Urinary tract infection mimicking acute mesenteric ischaemia in an immunocompromised patient

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Thomas Hanna
James Powys-Lybbe
Jacob A Akoh *
(*) Corresponding Author:
Jacob A Akoh | jaakoh@gmail.com


Bowel infarction due to acute mesenteric ischaemia (AMI) is an abdominal emergency with a high mortality rate. We report a case of exaggerated septic response to a urinary tract infection mimicking AMI in an immunosuppressed diabetic patient. A 56-year-old female was found collapsed at home with a 24 hour history of diarrhoea, a central abdominal pain and a complex past medical history. Examination showed her to be pyrexial, drowsy, profoundly dehydrated with evidence of cardiovascular collapse. She had a tender distended abdomen, raised inflammatory markers, raised lactate of 9.1 u/L and urinalysis was positive for leucocytes and nitrites. An abdominal computed tomography (CT) scan was reported to show small bowel ischaemia. She underwent a negative laparotomy and recovered following management in the intensive therapy unit. The negative laparotomy rate can be reduced by having abdominal CT performed and reported by an experienced radiologist or by the use of diagnostic laparoscopy.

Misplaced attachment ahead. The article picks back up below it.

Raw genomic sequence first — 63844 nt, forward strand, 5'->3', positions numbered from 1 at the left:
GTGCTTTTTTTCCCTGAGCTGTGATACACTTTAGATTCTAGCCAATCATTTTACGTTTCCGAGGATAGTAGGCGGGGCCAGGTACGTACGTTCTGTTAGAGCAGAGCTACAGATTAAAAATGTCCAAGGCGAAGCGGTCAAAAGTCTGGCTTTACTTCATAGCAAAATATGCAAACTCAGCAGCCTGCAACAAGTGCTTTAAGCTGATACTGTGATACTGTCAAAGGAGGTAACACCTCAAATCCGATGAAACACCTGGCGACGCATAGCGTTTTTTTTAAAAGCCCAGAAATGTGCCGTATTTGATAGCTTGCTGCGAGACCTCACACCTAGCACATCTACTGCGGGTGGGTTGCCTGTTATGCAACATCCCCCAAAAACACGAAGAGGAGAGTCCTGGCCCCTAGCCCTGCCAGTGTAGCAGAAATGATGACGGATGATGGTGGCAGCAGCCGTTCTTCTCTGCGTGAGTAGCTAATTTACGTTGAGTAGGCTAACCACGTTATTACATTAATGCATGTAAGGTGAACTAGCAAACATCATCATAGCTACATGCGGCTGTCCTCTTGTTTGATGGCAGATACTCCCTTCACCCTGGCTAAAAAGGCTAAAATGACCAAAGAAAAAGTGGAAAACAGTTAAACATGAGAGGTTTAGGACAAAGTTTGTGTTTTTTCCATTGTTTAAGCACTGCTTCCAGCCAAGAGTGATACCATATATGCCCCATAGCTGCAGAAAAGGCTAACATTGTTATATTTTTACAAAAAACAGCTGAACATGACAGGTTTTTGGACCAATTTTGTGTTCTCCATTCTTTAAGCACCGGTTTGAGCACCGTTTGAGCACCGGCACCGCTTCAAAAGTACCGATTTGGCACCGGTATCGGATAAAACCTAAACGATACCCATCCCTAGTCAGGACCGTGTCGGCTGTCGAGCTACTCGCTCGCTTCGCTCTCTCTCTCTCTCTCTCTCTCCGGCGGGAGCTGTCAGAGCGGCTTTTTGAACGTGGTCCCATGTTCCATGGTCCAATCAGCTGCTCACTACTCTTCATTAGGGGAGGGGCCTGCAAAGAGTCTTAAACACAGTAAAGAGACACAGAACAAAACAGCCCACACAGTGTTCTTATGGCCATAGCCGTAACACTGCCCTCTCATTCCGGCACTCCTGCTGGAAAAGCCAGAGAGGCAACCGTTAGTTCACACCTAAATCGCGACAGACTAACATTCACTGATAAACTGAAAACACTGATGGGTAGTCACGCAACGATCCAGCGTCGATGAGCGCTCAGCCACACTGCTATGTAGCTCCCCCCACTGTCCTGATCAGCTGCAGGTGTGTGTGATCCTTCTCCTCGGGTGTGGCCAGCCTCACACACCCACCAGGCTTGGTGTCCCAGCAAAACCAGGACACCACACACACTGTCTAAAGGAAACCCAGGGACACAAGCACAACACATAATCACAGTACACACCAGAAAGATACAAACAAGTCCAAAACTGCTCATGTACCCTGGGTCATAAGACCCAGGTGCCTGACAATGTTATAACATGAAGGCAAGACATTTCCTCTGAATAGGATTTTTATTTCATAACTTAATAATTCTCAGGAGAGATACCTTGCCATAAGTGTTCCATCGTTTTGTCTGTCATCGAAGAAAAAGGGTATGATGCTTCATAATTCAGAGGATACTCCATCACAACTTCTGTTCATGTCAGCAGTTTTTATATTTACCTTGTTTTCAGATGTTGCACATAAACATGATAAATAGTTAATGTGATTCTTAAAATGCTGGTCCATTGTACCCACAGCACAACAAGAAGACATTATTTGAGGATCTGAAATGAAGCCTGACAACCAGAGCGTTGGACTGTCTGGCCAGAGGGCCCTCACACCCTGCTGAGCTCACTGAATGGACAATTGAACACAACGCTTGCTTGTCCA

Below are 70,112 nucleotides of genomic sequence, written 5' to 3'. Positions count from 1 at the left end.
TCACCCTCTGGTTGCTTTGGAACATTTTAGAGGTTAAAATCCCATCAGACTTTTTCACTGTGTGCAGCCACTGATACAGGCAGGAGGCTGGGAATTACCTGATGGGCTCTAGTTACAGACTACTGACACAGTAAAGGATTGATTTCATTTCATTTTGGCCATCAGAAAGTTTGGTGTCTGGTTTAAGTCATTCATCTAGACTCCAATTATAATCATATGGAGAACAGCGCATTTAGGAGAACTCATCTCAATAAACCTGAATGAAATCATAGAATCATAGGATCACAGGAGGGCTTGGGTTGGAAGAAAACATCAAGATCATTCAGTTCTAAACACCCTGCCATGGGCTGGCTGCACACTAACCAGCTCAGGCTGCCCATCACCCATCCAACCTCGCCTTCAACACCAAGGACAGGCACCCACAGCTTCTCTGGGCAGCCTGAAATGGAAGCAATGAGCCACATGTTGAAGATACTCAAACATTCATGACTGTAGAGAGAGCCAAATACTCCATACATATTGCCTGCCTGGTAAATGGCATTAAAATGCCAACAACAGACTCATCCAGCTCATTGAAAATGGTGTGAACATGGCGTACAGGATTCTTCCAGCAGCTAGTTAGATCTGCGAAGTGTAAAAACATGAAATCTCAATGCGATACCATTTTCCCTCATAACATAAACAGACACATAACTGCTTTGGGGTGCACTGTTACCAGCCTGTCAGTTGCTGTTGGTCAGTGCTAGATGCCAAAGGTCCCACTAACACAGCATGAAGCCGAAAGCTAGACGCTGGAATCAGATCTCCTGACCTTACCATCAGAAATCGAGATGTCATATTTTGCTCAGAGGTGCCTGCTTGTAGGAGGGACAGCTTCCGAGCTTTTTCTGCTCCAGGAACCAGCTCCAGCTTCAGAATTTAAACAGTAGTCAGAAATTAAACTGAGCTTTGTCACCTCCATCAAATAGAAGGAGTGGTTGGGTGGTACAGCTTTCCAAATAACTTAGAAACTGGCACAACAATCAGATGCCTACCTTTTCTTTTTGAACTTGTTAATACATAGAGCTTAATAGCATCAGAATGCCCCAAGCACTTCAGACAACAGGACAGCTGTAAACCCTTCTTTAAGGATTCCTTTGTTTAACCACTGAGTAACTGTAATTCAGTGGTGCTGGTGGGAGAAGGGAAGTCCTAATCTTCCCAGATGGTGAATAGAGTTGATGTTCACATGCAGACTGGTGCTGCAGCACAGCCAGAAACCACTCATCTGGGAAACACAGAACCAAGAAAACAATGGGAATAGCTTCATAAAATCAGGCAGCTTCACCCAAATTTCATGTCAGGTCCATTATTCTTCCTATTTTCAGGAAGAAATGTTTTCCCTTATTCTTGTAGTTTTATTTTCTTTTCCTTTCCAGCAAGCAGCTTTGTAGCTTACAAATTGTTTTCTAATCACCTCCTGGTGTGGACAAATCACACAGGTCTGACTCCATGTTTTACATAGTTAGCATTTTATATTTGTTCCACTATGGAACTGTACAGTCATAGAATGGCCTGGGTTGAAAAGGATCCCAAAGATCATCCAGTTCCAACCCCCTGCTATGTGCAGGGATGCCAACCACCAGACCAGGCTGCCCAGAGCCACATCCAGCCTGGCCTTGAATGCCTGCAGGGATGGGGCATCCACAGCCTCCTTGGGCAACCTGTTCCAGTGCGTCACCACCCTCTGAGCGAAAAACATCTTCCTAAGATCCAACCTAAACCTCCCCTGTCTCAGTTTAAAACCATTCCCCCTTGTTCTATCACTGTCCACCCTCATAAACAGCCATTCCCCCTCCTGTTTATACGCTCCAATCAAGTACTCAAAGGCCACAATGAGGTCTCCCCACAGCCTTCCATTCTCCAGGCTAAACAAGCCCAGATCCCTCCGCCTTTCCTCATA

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Article Details

Author Biographies

Thomas Hanna, Plymouth Hospitals NHS Trust

Specialist Registrar

Department of Surgery

James Powys-Lybbe, Plymouth Hospitals NHS Trust

Foundation Year One Doctor

Jacob A Akoh, Plymouth Hospitals NHS Trust

Consultant General Surgeon

Department of Surgery